“Anyone who knows Father Peter knows that because of his relationship with the Lord, he has an incredible capacity to love,” said Father Dan. “He has loved the families of this parish like they are his own.”
Strong Catholic upbringing
OLMC has been Father Peter’s family for decades now, but he credits his strong Catholic upbringing in Vietnam with influencing his path in life.
“I heard the call of God from my family, especially my mom,” said the priest.
He said religious life was a tradition in his family. He had two uncles and two cousins who were priests. Two women in his family also entered religious life.
Father Peter said his family was close with many priests and women religious. He said as a child “they trained me well.”
He laughed as he said that if he did something wrong, he knew he should tell his parents right away, because if the priests and sisters got to them first, “I will be in big trouble.”
He recalled his childhood routine of going to daily Mass before breakfast, then returning to church after school to pray the rosary and spend time before the Blessed Sacrament. He said time in the evening was spent studying and praying. Frequently, his family would say another rosary before bed.
Father Peter said he entered the minor seminary in Vietnam when he was seven years old. He spent the next 19 years in seminaries and theological studies. He recalled the discernment process, saying he had monthly spiritual counseling to help ensure his vocation.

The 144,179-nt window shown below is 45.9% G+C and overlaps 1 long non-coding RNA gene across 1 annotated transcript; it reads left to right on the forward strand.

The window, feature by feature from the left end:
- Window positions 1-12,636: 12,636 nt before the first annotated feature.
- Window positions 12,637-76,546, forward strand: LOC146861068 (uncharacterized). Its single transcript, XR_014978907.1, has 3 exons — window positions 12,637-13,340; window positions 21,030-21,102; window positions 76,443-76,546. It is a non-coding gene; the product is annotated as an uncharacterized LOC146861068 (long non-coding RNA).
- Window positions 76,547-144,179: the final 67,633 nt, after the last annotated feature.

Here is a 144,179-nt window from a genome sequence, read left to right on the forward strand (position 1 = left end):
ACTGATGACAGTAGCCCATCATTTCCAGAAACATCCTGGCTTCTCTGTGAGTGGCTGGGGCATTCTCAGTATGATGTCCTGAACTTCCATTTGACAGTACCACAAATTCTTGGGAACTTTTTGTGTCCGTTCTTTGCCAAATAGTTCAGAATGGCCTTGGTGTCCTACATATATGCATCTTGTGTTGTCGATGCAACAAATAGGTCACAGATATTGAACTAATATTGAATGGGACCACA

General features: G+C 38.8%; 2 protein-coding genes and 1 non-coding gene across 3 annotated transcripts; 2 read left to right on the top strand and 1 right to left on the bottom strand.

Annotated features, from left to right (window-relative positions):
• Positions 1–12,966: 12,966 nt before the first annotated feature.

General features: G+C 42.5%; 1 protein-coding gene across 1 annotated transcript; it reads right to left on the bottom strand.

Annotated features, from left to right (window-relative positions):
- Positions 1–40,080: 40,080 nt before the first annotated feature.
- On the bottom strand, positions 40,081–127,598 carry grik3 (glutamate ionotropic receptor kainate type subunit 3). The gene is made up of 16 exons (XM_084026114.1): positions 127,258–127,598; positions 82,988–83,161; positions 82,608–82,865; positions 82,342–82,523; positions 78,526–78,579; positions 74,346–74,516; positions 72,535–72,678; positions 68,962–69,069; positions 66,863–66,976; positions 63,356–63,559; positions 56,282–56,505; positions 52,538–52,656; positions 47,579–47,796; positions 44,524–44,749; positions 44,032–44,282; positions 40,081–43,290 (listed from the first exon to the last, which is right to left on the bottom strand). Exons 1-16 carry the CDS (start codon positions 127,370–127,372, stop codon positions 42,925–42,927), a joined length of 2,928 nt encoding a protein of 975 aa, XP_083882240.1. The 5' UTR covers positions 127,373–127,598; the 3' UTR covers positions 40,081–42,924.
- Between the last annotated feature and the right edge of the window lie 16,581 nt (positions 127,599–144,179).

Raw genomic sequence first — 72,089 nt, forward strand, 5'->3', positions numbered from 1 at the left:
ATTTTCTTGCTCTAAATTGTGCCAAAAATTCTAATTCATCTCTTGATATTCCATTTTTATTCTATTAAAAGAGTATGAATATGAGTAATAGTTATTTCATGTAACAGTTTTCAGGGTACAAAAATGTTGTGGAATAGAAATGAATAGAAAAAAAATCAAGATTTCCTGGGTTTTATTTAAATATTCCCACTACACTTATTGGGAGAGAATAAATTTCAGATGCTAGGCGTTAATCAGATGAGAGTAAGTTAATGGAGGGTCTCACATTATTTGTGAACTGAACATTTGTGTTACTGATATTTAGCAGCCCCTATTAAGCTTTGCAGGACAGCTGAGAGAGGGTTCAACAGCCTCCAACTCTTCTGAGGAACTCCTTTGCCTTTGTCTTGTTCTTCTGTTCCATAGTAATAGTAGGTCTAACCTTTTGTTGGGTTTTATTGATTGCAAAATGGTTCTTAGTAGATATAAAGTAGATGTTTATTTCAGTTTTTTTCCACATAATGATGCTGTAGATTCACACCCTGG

When he was asked if he was ready to answer the call, he responded, “I have been answering the call for a long time.”
He was ordained a priest in 1973 by Archbishop Philippe Nguyen Kim, the Vietnamese prelate of Hue who was eventually placed under house arrest for defying Communist efforts to control the Catholic Church.
Not long after he was ordained, Father Peter said he and other priests were told to prepare for the fall of Vietnam, and that “the people should have a priest with them” as they fled the country.
Father Peter recalled the frightening time and said he made it to Guam on an American ship. His first stop in America was Philadelphia, Pennsylvania.
He said it was hard work, learning American ways and trying to fit in while still keeping the Vietnamese culture. “In the beginning, we didn’t understand each other – but because of our faith, we all get along and understand each other now.”
He spent several years there before a brother priest suggested he might like the Diocese of Richmond for its “good climate” and proximity to the ocean.
Father Peter has been in this diocese since 1985, serving at Holy Cross, Lynchburg (1989-1992), and Saint Andrew, Roanoke (1992- 1996). He said he was the second pastor to minister to the Vietnamese community in the Hampton Roads area.
‘We all have a call’
Father Peter said out of his initial seminary class of 90 students, only nine became priests. He acknowledged that was a small percentage, but said, “We all have a call to be Christian, to be followers of Christ.”
“We need to promote the vocation of the Catholic faith, of being Christian first, and then God will provide,” he added. “No one is perfect, but God makes us perfect.”
In looking back at 50 years of being a happy priest, Father Peter said, “Take time to smile. … Just remember the good times and forget the bad things.”
He said as he gets older and has faced health issues in recent years, he focuses on “praying all the time.”
“One year, two years, it doesn’t matter – God can call me back anytime,” Father Peter said about his time left on earth. “Time doesn’t matter as long as we stay with Jesus.”
Throughout the hardships in his life, Father Peter said he stayed joyful because he focused “on praising Jesus Christ in the Holy Eucharist, to be one with him. We are nothing without God.”